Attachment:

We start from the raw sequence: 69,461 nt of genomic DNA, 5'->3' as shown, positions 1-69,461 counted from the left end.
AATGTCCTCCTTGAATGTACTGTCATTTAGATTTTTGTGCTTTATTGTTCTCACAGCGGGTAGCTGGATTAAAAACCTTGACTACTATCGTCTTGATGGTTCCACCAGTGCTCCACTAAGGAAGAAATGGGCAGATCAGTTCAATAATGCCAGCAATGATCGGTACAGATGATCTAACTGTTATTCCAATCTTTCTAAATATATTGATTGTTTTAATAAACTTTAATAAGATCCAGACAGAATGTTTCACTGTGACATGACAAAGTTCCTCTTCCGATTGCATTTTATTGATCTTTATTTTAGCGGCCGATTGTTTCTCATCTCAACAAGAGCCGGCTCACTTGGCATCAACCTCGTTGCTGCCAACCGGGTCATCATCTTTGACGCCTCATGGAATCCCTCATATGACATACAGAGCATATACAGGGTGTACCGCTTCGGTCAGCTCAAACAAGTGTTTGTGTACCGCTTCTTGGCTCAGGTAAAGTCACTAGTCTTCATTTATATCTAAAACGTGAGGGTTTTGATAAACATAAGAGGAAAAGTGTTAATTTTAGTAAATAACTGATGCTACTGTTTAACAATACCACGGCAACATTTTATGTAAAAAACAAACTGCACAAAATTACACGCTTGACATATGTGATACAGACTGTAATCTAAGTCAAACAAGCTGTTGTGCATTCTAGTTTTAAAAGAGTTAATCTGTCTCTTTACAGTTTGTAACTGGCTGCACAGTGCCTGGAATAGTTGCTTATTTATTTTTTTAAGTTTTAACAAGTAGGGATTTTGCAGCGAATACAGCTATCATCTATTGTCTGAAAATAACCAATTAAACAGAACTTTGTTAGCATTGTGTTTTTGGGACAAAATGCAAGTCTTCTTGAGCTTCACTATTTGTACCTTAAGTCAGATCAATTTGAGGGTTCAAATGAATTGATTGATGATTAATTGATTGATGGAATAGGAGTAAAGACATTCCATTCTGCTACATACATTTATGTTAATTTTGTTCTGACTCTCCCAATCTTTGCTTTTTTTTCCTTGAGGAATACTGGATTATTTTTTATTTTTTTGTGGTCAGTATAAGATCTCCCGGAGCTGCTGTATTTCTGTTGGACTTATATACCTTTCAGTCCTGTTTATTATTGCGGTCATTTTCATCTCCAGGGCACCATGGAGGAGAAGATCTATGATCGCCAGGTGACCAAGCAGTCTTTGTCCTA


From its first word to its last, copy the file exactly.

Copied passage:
We start from the raw sequence: 69,461 nt of genomic DNA, 5'->3' as shown, positions 1-69,461 counted from the left end.
AATGTCCTCCTTGAATGTACTGTCATTTAGATTTTTGTGCTTTATTGTTCTCACAGCGGGTAGCTGGATTAAAAACCTTGACTACTATCGTCTTGATGGTTCCACCAGTGCTCCACTAAGGAAGAAATGGGCAGATCAGTTCAATAATGCCAGCAATGATCGGTACAGATGATCTAACTGTTATTCCAATCTTTCTAAATATATTGATTGTTTTAATAAACTTTAATAAGATCCAGACAGAATGTTTCACTGTGACATGACAAAGTTCCTCTTCCGATTGCATTTTATTGATCTTTATTTTAGCGGCCGATTGTTTCTCATCTCAACAAGAGCCGGCTCACTTGGCATCAACCTCGTTGCTGCCAACCGGGTCATCATCTTTGACGCCTCATGGAATCCCTCATATGACATACAGAGCATATACAGGGTGTACCGCTTCGGTCAGCTCAAACAAGTGTTTGTGTACCGCTTCTTGGCTCAGGTAAAGTCACTAGTCTTCATTTATATCTAAAACGTGAGGGTTTTGATAAACATAAGAGGAAAAGTGTTAATTTTAGTAAATAACTGATGCTACTGTTTAACAATACCACGGCAACATTTTATGTAAAAAACAAACTGCACAAAATTACACGCTTGACATATGTGATACAGACTGTAATCTAAGTCAAACAAGCTGTTGTGCATTCTAGTTTTAAAAGAGTTAATCTGTCTCTTTACAGTTTGTAACTGGCTGCACAGTGCCTGGAATAGTTGCTTATTTATTTTTTTAAGTTTTAACAAGTAGGGATTTTGCAGCGAATACAGCTATCATCTATTGTCTGAAAATAACCAATTAAACAGAACTTTGTTAGCATTGTGTTTTTGGGACAAAATGCAAGTCTTCTTGAGCTTCACTATTTGTACCTTAAGTCAGATCAATTTGAGGGTTCAAATGAATTGATTGATGATTAATTGATTGATGGAATAGGAGTAAAGACATTCCATTCTGCTACATACATTTATGTTAATTTTGTTCTGACTCTCCCAATCTTTGCTTTTTTTTCCTTGAGGAATACTGGATTATTTTTTATTTTTTTGTGGTCAGTATAAGATCTCCCGGAGCTGCTGTATTTCTGTTGGACTTATATACCTTTCAGTCCTGTTTATTATTGCGGTCATTTTCATCTCCAGGGCACCATGGAGGAGAAGATCTATGATCGCCAGGTGACCAAGCAGTCTTTGTCCTA